The 2019 GAA season is upon us!
Last year Limerick captured thier first All-Ireland title in 45-years as the counyt united as one to celebrate John Kiely and his side.
Limerick entered the year given little chance but proved to be the cream of the crop defeating the then reigning champions Galway in the final on a magical day in August.
Ahead of this years League kick-off, we look at the hurling power rankings.
With the standard so high, there is very little to choose between the teams but here goes.
*McDonagh cup teams are not included. This ranking scheme is restricted to participants in the Munster and Leinster championships.
It will be Carlow’s maiden year in the Leinster championship after they defeated Westmeath to win the McDonagh Cup last year. They were well beaten by Limerick in the provisional quarter finals in 2018 but will look to build on this success. However, first up for them in Leinster are Galway and Kilkenny. They are 1000/1 to win it out.
Much was expected of Dublin last year with the appointment of Pat Gilroy, with many hoping he could do a similar job to the one he did whilst in charge of the county’s football team. As things panned out it was a very disappointing season for the capitals side who are now under the tutelage of Mattie Kenny who guided Cuala to back to back All-Ireland club titles. They are similarly priced to Carlow.
With Derek McGrath no longer in charge, it will be an interesting year for Waterford. He guided the county to their first All-Ireland final appearance since 2008 in 2016 but failed to build on it in his final year in charge with Waterford failing to pick up a win in the championship last summer. A new manager might usher in a new system, away from McGraths which they became so accustomed to and may see the Deise struggle. The fact they must play their Munster Championship games away from home does not help their cause.
Wexford will be extremely disappointed with how they limped out of the championship last summer at the hands of Clare in Pairc Ui Chaoimh. Davy Fitz men simply never got out of the starting blocks that day after a promising start to the campaign. They were a late Kilkenny comeback away from contesting a second consecutive Leinster final, something which Fitzgerald can build on for 2019. On their day they can cause an upset, but the depth of the squad will be tested once again the further into the championship they find themselves.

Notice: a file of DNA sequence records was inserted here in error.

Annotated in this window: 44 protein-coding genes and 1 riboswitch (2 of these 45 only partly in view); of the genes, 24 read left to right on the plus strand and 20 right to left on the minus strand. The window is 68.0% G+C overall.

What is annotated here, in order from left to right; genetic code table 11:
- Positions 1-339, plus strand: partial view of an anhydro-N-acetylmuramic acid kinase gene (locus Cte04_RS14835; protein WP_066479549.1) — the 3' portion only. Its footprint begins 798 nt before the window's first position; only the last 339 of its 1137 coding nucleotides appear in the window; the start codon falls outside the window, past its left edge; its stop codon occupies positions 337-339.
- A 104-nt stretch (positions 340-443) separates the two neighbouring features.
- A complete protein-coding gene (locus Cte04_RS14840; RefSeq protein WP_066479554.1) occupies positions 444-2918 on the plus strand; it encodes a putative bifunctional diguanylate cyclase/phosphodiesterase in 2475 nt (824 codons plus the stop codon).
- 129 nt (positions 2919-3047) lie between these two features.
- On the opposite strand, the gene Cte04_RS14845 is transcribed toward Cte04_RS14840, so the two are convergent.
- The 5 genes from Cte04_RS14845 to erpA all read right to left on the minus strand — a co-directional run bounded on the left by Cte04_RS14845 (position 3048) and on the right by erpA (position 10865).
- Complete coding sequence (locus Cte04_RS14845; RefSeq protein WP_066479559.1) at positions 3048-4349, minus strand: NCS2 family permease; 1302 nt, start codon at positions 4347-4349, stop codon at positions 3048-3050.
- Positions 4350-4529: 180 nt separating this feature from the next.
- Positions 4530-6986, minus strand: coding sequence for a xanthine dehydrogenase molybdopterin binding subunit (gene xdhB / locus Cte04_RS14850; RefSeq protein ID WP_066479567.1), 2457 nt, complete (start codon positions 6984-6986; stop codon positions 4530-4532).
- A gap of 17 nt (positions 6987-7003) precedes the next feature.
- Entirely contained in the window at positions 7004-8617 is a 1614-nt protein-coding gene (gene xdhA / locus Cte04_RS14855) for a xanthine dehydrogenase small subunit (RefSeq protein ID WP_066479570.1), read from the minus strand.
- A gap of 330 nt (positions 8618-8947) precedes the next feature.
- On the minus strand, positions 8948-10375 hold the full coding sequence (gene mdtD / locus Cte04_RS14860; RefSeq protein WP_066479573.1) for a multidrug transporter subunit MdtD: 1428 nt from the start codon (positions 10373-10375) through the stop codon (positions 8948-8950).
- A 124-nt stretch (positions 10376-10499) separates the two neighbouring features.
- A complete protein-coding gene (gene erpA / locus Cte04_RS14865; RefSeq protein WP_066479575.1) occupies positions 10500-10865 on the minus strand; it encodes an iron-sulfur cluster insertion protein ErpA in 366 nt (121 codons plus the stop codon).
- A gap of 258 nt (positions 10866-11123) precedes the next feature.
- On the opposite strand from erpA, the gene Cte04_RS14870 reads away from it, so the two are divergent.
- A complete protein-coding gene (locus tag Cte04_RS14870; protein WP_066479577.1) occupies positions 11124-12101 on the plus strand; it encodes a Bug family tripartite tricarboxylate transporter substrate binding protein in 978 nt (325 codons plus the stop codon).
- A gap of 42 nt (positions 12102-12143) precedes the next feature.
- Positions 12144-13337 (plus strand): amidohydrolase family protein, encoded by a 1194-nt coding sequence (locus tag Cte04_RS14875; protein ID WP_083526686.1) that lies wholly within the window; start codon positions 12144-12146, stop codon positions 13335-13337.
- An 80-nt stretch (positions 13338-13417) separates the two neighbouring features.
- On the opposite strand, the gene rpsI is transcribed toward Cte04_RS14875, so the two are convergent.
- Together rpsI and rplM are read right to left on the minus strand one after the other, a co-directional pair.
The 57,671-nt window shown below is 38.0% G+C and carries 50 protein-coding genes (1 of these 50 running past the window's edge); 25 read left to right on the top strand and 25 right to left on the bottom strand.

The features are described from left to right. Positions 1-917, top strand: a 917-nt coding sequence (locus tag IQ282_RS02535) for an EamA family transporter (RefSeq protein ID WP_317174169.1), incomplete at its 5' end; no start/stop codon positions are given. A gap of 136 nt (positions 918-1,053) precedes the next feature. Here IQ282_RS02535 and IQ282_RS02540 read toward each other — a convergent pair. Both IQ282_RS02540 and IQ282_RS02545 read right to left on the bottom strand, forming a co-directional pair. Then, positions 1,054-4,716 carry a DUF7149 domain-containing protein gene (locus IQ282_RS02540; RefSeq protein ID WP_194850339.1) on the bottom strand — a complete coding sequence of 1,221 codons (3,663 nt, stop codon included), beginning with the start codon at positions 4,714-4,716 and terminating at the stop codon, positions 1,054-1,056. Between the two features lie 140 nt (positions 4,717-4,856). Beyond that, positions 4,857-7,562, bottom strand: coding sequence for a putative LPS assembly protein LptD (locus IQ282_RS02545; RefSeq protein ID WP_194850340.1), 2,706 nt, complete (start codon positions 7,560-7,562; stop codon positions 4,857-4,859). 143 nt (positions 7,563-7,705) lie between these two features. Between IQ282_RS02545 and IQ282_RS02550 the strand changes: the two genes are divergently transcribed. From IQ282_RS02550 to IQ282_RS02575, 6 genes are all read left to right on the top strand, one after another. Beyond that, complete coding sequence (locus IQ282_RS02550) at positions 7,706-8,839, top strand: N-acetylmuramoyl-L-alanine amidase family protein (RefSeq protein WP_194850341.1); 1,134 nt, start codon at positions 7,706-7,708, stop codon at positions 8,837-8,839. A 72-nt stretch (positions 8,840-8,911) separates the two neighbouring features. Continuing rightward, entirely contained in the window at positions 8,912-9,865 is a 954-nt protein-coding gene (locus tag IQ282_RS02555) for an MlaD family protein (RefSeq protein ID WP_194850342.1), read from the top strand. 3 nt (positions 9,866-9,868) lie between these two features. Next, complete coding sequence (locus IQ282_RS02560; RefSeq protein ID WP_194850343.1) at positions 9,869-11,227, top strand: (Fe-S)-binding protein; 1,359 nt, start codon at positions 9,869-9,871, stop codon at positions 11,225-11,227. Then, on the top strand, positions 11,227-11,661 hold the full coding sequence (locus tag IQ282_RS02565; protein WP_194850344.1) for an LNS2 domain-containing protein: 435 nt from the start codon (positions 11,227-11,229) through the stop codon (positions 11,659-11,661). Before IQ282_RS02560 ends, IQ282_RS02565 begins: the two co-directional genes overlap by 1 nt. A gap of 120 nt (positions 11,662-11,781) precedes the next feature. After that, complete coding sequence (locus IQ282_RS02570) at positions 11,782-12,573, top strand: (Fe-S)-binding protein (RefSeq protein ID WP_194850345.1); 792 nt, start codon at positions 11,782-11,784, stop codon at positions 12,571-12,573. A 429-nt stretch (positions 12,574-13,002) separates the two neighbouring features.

2018 saw Clare play a competitive game in Croke Park for the first time since their All Ireland win in 2013 with majority of the team still playing from the epic win over Cork. They will look to build on their semi-final clashes where they pushed the then defending all Ireland champions all the way in Croke Park and also in the replay in Thurles. They also carry the distinction as the only team to defeat Limerick in the championship last summer. With Tony Kelly in their side, they are a match for any team on their day.
Brian Cody can never be written off. However, Kilkenny are not the force they once were. It is 2015 since their last All-Ireland triumph which is a drought in a county that have 36 national titles. The Leinster side are still in transition under Cody with the likes of TJ Reid and Richie Hogan pushing towards the twilight of their careers. Yet, with the James Stephens’ man in charge anything is possible for this side. They pushed standard bearers Galway and Limerick all the way last year in their solitary losses and cannot be overlooked heading into 2019.
After such a disappointing year where they failed to make it out of Munster, Liam Sheedy is back in charge of Tipperary. His appointment should provide the lift needed in Tipp to see the county re-establish itself as one of the powers in hurling. In his first term as manager, Sheedy delivered two Munster Championships and a first All-Ireland title in almost a decade in his three years in charge. With the likes of Seamus Callanan, Jason Forde, the Maher’s and McGraths at his disposal, Tipperary could well go a long way in this championship.
Last summer Galway narrowly missed out on retaining the
title they won for the first time in 29 years after defeat to Limerick in the All-Ireland
final in August. They enter the 2019 season as favourites with both Paddy Power
and William Hill, listed at 5/2 by both sites. Their starting XV is regarded as
the best in the country and with several minor championships annexed in the past
few years, some added ammunition from the bench could be the difference for
Galway this year. A rematch of last year’s final could well be on the cards.
Back to back semi-final appearances as well as consecutive
Munster titles prove that Cork are moving in the right direction. However, at
the penultimate stage in the previous two years have seen them lose to Munster
rivals, with last seasons semi-final leaving a particularly sour taste in the
mouths of rebels who saw their side lose a six-point advantage to Limerick in
the final to minutes. In John Meyler’s third year in charge, Liam MacCarthy is
sure to be their focus, with Munster titles proving fruitless in ’16 and ’17.
The return of Alan Cadogan could be the difference for Cork this year.
The reigning champions are our favourites to retain Liam MacCarthy in 2019. Despite holding the title, Limerick are third favourites to win the crown once again in the bookies eyes with William Hill having them at 5/1 to win the championship. Such is the youthful nature of the squad, it is questioned how Limerick will react to having a target on their back, having been largely written off coming into 2018. However, this will be music to John Kiely’s ears as preparations for the League heat up. Such is the depth of quality in the side, there is no shortage of competition for places and should help Limerick in their quest to retain the Liam MacCarthy for the first time in their history.